Wednesday, June 20, 2007
Education & Innovation
Friday, May 18, 2007
"Prudent investor" for Switzerland?
Unfortunately, detailed results of the survey appear not to be available online.
Saturday, May 12, 2007
Opening up Switzerland
Friday, April 13, 2007
Draft Swiss pension law
At the same time, ASIP has published the executive summary of a research paper examining the alleged over-capitalisation of the Swiss second pillar with a view to reducing the full coverage requirement. Some of the arguments proffered are truly surprising: foreign investments are used as evidence of an over-abundance of capital. Unsurprisingly, the authors conclude that there is no indication for too much saving and that it is reasonable to maintain the full coverage requirement.
Wednesday, April 11, 2007
2007 asset allocation survey
Saturday, March 31, 2007
Europe in a nutshell?
Tuesday, March 13, 2007
Global institutional investors
Two side notes on Swiss pension funds: Available information about their assets & allocation is two years older than other countries', and their equity exposure is considerably below average.
Monday, March 12, 2007
The chocolate connection
The OFP seems to be a highly attractive entity to provide pan-European pensions with. It operates on zero (income, capital, VAT) tax, it can provide solidarity across several pension plans (which is attractive for efficient capital allocation), it reflects no other restrictions on asset management than the Directive's prudent person principle, it may rely on Belgium's extensive network of double taxation treaties, it takes advantages of Belgium's recent transition to EET, it is not encumbered by a Pensions Protection Fund levy and last, but by no means least, the valuation of its liabilities may be based on a discount rate that incorporates expected returns, thus may go as high as 6%. A word of caution may be in order here, though: It is not clear whether the long term consensus expected return used to derive that attractive discount rate takes into consideration recent literature on the proper calculation of expected rates of return.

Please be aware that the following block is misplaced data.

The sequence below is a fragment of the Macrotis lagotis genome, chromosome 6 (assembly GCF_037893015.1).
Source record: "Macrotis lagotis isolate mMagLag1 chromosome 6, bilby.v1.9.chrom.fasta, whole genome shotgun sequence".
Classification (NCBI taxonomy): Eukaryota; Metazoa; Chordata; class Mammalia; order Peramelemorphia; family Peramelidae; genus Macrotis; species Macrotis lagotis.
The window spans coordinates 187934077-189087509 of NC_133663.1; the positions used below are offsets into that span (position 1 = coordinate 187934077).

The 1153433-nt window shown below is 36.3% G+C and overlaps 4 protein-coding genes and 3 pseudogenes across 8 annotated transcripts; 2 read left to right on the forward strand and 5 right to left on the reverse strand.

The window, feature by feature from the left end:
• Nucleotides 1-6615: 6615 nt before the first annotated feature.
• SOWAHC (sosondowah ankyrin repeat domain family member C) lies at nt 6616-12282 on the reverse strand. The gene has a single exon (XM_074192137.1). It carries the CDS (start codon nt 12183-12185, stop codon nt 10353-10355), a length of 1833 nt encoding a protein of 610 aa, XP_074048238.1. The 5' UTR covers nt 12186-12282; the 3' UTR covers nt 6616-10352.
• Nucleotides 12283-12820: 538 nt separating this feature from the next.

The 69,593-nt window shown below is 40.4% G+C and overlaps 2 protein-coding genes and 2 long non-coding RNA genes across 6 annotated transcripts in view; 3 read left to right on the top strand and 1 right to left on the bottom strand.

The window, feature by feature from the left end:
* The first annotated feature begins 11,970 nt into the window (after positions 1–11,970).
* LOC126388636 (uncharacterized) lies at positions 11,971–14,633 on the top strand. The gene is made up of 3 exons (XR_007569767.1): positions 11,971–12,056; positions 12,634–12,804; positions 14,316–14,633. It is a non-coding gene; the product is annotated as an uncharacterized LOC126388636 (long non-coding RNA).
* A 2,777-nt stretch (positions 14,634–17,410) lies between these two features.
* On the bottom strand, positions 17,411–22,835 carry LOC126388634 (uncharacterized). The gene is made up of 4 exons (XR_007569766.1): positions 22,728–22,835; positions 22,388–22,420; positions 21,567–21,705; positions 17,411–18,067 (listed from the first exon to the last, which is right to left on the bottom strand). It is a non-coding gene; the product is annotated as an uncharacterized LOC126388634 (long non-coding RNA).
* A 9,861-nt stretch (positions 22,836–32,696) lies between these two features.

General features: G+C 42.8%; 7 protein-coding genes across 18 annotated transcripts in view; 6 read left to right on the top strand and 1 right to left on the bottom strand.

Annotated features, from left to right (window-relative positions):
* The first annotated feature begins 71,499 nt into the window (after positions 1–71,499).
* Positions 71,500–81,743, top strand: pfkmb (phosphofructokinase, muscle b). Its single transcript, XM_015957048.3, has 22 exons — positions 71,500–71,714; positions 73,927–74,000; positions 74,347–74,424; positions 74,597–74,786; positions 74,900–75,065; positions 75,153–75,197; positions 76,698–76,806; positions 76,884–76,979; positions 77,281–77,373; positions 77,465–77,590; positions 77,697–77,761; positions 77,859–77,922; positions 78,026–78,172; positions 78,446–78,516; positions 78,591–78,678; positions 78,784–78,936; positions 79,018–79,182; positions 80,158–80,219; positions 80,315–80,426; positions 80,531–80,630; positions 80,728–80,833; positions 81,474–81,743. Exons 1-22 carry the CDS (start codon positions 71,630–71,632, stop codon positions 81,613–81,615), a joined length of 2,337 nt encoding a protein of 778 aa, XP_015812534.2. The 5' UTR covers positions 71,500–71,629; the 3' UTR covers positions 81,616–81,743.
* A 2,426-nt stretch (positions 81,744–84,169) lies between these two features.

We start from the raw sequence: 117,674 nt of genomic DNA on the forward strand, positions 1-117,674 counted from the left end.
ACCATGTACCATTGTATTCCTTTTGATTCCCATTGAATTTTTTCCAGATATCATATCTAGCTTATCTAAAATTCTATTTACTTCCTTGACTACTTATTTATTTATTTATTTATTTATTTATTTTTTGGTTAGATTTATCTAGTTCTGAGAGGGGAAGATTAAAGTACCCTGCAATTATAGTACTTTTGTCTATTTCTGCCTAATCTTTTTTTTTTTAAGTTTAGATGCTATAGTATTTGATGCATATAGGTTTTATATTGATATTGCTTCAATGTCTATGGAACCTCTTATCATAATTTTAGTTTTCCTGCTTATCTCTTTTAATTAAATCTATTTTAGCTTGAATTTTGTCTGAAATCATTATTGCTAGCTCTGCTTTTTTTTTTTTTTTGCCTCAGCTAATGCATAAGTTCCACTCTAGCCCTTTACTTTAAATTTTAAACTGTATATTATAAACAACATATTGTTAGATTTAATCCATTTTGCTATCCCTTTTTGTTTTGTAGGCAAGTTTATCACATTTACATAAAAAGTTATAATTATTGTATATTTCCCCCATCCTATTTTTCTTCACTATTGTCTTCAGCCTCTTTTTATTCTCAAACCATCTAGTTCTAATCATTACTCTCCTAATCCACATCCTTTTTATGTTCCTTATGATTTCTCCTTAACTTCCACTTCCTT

Jean-Pierre Steiner of Nestl� Capital Advisers shed some cold water on participants' hopes that pan-European pension plans might fully replace local plans in the near future. In his view, this is an ambitious long-term objective reaching beyond his active lifetime. Nevertheless, he put Nestl�'s considerable weight behind the support of Belgium as the currently most attractive location for pan-European pension funds.
Also of interest was Mr Van Hulle, the EU Commission's representative's comment that he wasn't opposed to supervisory shopping, which is of course tantamount to regulatory shopping - something that tends to be frowned upon elsewhere. Equally interesting to Swiss listeners was Mr Wymeersch's note that Belgian first pillar institutions may be falling under the Directive, which seems to be in direct contradiction to the Directive's scope and is of particular interest to Liechtenstein as well.
Saturday, February 03, 2007
M&A Yearbook Switzerland
Wednesday, December 20, 2006
Sunday, December 17, 2006
Seminar documentation available
Wednesday, November 22, 2006
Asset management under the Directive [CH]
Wednesday, November 15, 2006
One European retirement market [CH]
Friday, November 10, 2006
Taboo topic retirement age [CH]
Sunday, October 08, 2006
European Pensions from a Swiss perspective
Monday, September 04, 2006
Dynamic investment strategies [CH]
Materially, the study assesses alternatives to the current common practice of buy and hold strategies. There is quite enough material for disagreement not to have to take recourse to marginal political squabbles. My main points of critique are the following:
P.S. The authors comment offline that they assumed a constant technical interest rate and a closed fund. Unfortunately the assumption about the technical rate was tacit.